SENCO stands for special educational needs coordinator. A SENCO’s role is to ensure a school meets the educational needs of a child with SEN (special educational needs).
All mainstream primary and secondary schools (schools funded by the government) must have a SENCO. The roles of a teacher and a SENCO are very similar and, as such, the job can only be done by a qualified or nearly qualified teacher with two years’ teaching experience, a head teacher or appointed acting head. This person must also be familiar with the special educational needs and disability (SEND) code of practice, which lays out the statutory requirements for identifying and supporting young people with SEN or disabilities. Since 2009, new SENCOs must complete the National Award for Special Educational Needs Coordination.
The main duties of a SENCO are set out in the SEND code of practice 2014. The primary focus of the role is to coordinate provision for children with SEN and involves liaising with: parents, early years providers, other schools (particularly before and during school moves), educational psychologists and those working in many social care jobs within education, health and care (including CAMHS, social services, family support workers and youth groups). They are also a key point of contact for local authorities. In addition, a SENCO provides advice based on delegated budgets to ensure effective delivery, while also being responsible for the school’s compliance of the Equality Act (2010), which requires that children with SEN are given equal priority. Another crucial element of a SENCO’s role is to make sure that the school’s policy on special educational needs is carried out effectively by all staff.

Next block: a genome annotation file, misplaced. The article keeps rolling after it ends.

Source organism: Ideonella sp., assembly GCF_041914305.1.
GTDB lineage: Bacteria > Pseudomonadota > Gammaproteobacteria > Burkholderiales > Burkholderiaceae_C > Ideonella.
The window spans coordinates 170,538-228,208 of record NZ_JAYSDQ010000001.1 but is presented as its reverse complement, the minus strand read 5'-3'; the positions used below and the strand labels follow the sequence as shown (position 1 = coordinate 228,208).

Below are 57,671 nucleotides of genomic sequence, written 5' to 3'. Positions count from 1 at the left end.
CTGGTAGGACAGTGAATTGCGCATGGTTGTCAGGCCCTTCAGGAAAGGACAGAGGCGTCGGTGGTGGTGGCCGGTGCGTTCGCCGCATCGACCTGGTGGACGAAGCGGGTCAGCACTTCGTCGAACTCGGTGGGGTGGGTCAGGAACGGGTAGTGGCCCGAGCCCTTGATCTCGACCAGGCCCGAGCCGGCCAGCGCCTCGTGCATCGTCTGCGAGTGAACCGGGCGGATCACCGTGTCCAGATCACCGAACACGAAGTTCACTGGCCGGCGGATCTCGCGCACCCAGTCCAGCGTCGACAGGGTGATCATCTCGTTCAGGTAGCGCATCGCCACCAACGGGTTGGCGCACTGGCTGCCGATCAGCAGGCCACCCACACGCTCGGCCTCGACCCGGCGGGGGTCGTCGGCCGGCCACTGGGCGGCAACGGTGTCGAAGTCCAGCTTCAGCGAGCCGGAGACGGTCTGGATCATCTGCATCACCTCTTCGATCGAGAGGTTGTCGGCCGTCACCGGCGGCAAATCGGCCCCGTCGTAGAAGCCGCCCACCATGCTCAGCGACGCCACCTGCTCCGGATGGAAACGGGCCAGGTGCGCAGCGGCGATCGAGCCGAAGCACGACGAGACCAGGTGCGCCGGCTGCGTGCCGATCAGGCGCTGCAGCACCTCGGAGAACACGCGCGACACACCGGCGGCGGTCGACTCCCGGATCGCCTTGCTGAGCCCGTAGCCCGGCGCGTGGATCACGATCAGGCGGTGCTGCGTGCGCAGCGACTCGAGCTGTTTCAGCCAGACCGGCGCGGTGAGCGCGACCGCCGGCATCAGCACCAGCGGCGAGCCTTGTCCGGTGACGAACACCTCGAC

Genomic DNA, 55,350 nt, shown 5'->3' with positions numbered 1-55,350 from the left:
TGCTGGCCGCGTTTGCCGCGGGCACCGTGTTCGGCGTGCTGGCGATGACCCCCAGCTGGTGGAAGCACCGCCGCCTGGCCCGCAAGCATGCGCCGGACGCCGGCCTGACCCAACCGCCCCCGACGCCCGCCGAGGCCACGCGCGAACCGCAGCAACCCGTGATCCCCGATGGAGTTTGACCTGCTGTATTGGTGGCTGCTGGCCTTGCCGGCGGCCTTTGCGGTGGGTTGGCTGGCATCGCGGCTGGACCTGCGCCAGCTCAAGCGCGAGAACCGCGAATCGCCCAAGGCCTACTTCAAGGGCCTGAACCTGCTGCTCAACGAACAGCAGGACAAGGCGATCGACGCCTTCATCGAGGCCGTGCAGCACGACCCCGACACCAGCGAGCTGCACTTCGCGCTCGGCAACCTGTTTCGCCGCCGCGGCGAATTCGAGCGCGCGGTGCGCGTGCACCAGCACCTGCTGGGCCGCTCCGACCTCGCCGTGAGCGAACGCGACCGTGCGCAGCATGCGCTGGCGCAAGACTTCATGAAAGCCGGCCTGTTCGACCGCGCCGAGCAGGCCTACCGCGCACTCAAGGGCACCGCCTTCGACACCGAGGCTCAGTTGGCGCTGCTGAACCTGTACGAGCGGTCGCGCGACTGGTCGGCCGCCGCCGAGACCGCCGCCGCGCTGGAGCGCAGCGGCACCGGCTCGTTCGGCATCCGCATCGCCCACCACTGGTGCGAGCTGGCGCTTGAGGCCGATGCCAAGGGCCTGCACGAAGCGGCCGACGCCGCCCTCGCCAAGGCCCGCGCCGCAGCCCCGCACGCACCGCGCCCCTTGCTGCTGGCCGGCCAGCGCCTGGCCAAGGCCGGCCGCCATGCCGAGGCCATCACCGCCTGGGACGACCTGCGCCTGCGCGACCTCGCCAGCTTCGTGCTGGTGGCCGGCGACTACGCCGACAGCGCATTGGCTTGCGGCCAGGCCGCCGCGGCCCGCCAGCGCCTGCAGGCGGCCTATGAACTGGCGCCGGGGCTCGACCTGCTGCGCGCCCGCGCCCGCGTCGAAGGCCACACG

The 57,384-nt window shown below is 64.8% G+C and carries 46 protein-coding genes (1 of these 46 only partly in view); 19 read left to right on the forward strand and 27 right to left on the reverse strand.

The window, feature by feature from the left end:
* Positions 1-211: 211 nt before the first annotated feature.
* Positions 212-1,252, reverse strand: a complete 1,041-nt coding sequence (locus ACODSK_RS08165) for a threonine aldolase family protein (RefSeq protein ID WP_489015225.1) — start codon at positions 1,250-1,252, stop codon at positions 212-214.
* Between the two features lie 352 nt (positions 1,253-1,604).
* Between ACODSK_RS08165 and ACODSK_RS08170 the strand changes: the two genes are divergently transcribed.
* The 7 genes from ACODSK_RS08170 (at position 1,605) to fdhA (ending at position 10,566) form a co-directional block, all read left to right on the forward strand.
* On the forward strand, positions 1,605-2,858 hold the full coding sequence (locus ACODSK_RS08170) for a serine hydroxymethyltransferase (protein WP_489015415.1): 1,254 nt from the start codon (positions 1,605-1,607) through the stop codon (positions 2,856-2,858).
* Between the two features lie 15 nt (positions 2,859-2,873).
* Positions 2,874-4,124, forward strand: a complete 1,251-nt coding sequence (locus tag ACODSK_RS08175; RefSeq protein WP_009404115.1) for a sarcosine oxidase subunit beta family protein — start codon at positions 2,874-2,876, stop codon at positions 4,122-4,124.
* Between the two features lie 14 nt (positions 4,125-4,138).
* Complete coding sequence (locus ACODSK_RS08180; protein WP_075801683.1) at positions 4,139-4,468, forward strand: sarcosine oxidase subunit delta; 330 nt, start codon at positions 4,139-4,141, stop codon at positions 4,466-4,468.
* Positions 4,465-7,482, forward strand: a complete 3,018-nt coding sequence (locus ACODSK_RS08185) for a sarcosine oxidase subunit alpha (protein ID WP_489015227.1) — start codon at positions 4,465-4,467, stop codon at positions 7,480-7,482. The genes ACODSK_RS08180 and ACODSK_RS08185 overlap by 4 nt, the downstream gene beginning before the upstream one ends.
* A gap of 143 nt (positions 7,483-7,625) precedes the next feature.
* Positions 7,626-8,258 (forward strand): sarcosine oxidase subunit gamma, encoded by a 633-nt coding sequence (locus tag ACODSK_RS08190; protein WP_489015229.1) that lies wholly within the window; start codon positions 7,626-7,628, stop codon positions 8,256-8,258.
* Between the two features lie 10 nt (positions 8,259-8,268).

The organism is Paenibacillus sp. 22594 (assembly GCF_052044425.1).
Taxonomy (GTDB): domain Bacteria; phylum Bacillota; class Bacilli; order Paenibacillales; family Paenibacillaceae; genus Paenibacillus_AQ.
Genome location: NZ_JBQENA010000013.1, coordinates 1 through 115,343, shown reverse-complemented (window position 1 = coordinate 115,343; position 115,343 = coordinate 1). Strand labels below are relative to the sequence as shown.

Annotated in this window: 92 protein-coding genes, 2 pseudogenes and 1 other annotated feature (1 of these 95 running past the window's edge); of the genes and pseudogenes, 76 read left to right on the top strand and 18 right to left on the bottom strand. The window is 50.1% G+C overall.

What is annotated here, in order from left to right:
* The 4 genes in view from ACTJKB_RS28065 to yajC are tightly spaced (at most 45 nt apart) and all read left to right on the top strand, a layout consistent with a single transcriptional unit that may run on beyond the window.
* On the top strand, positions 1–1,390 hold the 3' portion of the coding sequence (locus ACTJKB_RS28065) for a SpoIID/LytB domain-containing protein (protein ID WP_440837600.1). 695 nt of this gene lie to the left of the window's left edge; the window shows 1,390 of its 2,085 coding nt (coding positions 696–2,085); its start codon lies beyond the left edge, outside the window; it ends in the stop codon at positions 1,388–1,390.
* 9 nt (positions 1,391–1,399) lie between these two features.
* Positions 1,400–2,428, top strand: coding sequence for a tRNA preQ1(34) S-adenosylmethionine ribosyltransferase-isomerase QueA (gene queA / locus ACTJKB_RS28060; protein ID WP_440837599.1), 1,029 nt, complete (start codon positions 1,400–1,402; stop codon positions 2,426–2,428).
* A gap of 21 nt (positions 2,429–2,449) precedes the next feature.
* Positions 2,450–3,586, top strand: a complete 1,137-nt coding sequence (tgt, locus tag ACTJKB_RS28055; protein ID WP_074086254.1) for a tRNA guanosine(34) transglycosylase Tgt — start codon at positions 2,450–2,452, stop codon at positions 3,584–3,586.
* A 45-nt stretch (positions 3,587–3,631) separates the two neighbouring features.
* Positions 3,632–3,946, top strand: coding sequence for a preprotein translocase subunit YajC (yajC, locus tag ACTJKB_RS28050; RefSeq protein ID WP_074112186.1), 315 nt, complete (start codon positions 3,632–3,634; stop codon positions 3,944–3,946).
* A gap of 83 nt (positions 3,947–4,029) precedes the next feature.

Unlike in mainstream schools, where the SENCO must be a qualified teacher (or in the process of qualifying), this is not the case in special schools. Although, here, a member of staff will often be employed to carry out the SENCO role.
Many children and young people on the autism spectrum have special educational needs, so SENCOs should know about autism and Asperger syndrome as part of their job.
The role of a SENCO is varied, challenging, and rewarding. Key skills required include: team work, time management, prioritising and managing finances, determination and compassion.
A SENCO’s primary goal is to provide the best academic opportunities for every pupil in their school with SEN.